OTPG Helps Pass Legislation at the Capitol
A summary of our recent involvement in the 2015-2016 Georgia legislative session. Please feel free to contact our executive board with any questions you might have about our involvement at the Capitol.
The Opioid Treatment Providers of Georgia began working with a lobbyist early in February of this year after our board and members determined that it was necessary for our interests to be represented at the capitol during this legislative session. It was brought to our attention that lawmakers from the northwest part of the state were planning to draft legislation that would directly impact our modality of treatment due to the large increase of program openings in the area, the increase in methadone–involved overdoses, and an abundant supply of methadone on the street.
After interviewing a number of lobbyists, the executive board hired the group that we thought would most effectively represent our interests. Shortly thereafter, we were in contact with the legislators who were intent on passing legislation on our industry. The executive board was able to participate in the bill writing process and much of the content and verbiage in the bill came from OTPG. The result of this process is “SB 40 2Drug Abuse Treatment and Education Programs; provide for a moratorium on the issuance of new licenses to narcotic treatment programs”. You can find the bill here: http://goo.gl/jsEjOz.
In brief, this bill calls for a temporary moratorium on the issuance of new narcotic treatment program licenses from June 1st, 2016 through June 30th, 2017, as well as the creation of a study commission to examine the state of the industry in Georgia and to address the lack of regulation enforcement as well as flaws in the application process.
Here is a snapshot of the time line of events: SB 402 was dropped on February 18, The Senate Regulated Industries and Utilities committee favorable voted on the bill on February 25, sending it to the Senate who unanimously passed the bill on February 29, crossover day. On March 10, the House Regulated Industries committee favorably voted on HB 402 sending it to the floor of the House of Representatives for a vote. On March 15, The House of Representatives voted to pass HB 402 unanimously pending an amendment from the Senate, which was later agreed on March 24. On April 4, the Senate sent the bill to the governor’s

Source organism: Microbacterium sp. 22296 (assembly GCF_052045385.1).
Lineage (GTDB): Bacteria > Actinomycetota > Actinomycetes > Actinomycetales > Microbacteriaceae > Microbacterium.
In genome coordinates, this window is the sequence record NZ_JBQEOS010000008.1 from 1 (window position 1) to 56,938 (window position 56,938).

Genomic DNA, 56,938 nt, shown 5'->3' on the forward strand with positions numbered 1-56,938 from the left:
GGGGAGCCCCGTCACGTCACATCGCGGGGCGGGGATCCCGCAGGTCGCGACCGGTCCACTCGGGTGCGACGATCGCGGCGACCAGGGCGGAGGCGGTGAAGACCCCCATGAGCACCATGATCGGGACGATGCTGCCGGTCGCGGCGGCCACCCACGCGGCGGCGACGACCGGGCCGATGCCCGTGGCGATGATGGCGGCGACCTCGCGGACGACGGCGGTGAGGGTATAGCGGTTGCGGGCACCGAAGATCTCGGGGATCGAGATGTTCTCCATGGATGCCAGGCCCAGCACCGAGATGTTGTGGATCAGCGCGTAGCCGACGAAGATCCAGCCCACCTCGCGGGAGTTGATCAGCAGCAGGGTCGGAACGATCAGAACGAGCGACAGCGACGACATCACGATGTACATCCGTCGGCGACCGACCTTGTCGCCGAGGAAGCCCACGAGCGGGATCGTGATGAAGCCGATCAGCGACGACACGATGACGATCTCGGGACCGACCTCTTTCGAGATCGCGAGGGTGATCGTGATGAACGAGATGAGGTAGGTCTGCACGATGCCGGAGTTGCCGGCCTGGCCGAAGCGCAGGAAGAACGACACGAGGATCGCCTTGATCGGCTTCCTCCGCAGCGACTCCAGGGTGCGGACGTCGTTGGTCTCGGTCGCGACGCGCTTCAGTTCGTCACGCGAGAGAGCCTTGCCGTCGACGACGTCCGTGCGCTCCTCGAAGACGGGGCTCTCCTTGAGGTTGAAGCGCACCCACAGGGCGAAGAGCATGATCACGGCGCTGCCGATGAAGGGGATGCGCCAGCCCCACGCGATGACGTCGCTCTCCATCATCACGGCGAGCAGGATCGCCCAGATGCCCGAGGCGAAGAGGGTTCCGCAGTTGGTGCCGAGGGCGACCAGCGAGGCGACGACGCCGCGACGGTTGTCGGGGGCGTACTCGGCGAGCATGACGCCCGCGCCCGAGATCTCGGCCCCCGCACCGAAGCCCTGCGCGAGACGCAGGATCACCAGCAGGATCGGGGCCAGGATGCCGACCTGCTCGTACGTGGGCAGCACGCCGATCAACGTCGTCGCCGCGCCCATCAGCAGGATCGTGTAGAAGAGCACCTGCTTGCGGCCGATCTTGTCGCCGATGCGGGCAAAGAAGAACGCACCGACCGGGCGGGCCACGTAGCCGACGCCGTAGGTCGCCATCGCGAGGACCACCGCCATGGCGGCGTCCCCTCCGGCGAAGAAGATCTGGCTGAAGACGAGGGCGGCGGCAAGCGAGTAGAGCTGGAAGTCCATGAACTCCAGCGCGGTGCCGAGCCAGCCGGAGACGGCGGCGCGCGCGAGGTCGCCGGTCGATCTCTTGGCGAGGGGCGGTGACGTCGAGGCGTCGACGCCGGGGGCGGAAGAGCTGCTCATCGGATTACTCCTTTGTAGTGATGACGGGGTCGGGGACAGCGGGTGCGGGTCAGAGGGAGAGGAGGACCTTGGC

office for signing. Members of OTPG were present at the Capitol during this entire process to lend support, offer guidance, and answer questions. This was no small amount of work.
OTPG realizes that some of the content in this bill may be controversial, especially the temporary moratorium on new narcotic treatment program licenses. However, we feel that the exponential growth of our industry over the past 8 years is not compatible with current state of our Georgia regulators. We view this combination as a threat to the public and a threat to the integrity of our field. Our efforts in the legislature serve to protect our patients from poorly–run programs and to protect virtuous programs from punitive legislation being passed, which without our efforts, we believe would have taken place. Our ears are open to any questions or concerns you might have about this process. If you are not a member of OTPG but would like your voice to be heard, please consider joining our organization. OTPG can and does make a difference in our industry and we welcome you to be a part of it.
Upon the writing of this article, SB 402 has not been signed by the governor and is not yet law, however we anticipate the bill to be signed by the end of April.
Editors Note: On April 26, 2016 The governor signed SB 402 into law.